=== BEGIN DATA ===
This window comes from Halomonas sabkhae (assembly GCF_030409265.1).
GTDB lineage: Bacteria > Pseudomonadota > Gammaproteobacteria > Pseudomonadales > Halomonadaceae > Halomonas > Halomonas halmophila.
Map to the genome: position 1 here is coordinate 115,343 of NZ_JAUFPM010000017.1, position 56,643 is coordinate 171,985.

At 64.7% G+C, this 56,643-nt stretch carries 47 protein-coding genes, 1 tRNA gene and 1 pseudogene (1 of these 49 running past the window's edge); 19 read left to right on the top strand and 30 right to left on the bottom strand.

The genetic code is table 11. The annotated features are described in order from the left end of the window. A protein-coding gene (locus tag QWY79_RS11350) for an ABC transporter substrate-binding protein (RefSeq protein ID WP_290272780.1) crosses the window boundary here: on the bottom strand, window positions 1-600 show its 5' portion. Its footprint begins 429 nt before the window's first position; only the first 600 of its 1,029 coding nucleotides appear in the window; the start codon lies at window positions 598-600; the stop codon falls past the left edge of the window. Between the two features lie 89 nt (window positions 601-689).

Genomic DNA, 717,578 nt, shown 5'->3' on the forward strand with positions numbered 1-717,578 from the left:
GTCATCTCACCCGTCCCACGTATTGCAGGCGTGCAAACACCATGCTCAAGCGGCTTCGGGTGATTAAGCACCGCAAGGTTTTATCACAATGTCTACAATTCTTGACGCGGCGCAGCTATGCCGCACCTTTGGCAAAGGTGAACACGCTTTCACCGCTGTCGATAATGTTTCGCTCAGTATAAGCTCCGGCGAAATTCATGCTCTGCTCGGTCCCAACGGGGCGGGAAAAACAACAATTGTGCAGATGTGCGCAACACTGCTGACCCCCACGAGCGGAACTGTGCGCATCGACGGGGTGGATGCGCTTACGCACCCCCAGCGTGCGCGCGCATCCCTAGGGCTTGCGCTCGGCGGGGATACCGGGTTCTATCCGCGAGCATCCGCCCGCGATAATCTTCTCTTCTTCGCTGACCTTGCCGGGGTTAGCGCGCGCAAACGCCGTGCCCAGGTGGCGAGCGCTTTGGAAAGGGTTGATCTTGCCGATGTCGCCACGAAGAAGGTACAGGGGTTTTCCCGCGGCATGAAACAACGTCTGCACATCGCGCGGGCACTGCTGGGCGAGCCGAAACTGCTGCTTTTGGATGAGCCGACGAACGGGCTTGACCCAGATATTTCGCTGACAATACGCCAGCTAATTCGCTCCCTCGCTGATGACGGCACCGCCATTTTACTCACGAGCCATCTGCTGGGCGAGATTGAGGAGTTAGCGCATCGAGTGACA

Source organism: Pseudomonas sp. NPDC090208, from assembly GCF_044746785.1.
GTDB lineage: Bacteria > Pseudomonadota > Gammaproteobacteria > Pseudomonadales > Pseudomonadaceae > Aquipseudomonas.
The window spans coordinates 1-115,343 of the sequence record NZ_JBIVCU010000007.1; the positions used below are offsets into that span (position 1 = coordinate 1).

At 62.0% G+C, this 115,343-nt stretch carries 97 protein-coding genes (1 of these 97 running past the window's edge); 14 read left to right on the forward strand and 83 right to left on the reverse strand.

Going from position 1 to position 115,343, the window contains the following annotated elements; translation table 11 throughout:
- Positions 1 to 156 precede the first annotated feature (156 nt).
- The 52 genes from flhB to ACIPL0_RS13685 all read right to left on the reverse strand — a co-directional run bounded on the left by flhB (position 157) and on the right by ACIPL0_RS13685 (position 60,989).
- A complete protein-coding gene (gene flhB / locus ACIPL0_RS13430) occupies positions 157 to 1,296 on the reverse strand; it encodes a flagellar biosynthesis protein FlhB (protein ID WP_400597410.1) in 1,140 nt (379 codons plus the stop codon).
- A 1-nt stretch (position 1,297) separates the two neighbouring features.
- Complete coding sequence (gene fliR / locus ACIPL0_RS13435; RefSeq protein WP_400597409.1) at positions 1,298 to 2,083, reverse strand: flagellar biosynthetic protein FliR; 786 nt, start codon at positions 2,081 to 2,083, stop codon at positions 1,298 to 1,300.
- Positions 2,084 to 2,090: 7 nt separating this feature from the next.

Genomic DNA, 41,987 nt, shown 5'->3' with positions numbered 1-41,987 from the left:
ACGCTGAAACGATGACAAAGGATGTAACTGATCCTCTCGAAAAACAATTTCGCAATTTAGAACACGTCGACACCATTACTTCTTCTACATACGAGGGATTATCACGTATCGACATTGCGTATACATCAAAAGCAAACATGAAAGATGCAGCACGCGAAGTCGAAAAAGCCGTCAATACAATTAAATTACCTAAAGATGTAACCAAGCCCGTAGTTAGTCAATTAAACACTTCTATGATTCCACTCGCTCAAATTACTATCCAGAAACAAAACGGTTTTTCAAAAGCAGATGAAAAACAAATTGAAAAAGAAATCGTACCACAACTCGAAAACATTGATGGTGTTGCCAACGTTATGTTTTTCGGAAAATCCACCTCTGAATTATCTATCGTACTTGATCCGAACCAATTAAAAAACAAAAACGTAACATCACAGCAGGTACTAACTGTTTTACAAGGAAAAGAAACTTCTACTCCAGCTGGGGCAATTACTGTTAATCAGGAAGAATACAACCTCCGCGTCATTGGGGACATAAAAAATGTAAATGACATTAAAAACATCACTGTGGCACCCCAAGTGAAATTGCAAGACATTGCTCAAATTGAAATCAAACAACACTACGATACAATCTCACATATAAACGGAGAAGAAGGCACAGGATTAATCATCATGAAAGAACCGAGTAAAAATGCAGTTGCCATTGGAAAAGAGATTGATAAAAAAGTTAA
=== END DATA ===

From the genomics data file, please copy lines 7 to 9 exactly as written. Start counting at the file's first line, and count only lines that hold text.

GTCATCTCACCCGTCCCACGTATTGCAGGCGTGCAAACACCATGCTCAAGCGGCTTCGGGTGATTAAGCACCGCAAGGTTTTATCACAATGTCTACAATTCTTGACGCGGCGCAGCTATGCCGCACCTTTGGCAAAGGTGAACACGCTTTCACCGCTGTCGATAATGTTTCGCTCAGTATAAGCTCCGGCGAAATTCATGCTCTGCTCGGTCCCAACGGGGCGGGAAAAACAACAATTGTGCAGATGTGCGCAACACTGCTGACCCCCACGAGCGGAACTGTGCGCATCGACGGGGTGGATGCGCTTACGCACCCCCAGCGTGCGCGCGCATCCCTAGGGCTTGCGCTCGGCGGGGATACCGGGTTCTATCCGCGAGCATCCGCCCGCGATAATCTTCTCTTCTTCGCTGACCTTGCCGGGGTTAGCGCGCGCAAACGCCGTGCCCAGGTGGCGAGCGCTTTGGAAAGGGTTGATCTTGCCGATGTCGCCACGAAGAAGGTACAGGGGTTTTCCCGCGGCATGAAACAACGTCTGCACATCGCGCGGGCACTGCTGGGCGAGCCGAAACTGCTGCTTTTGGATGAGCCGACGAACGGGCTTGACCCAGATATTTCGCTGACAATACGCCAGCTAATTCGCTCCCTCGCTGATGACGGCACCGCCATTTTACTCACGAGCCATCTGCTGGGCGAGATTGAGGAGTTAGCGCATCGAGTGACA

Source organism: Pseudomonas sp. NPDC090208, from assembly GCF_044746785.1.
GTDB lineage: Bacteria > Pseudomonadota > Gammaproteobacteria > Pseudomonadales > Pseudomonadaceae > Aquipseudomonas.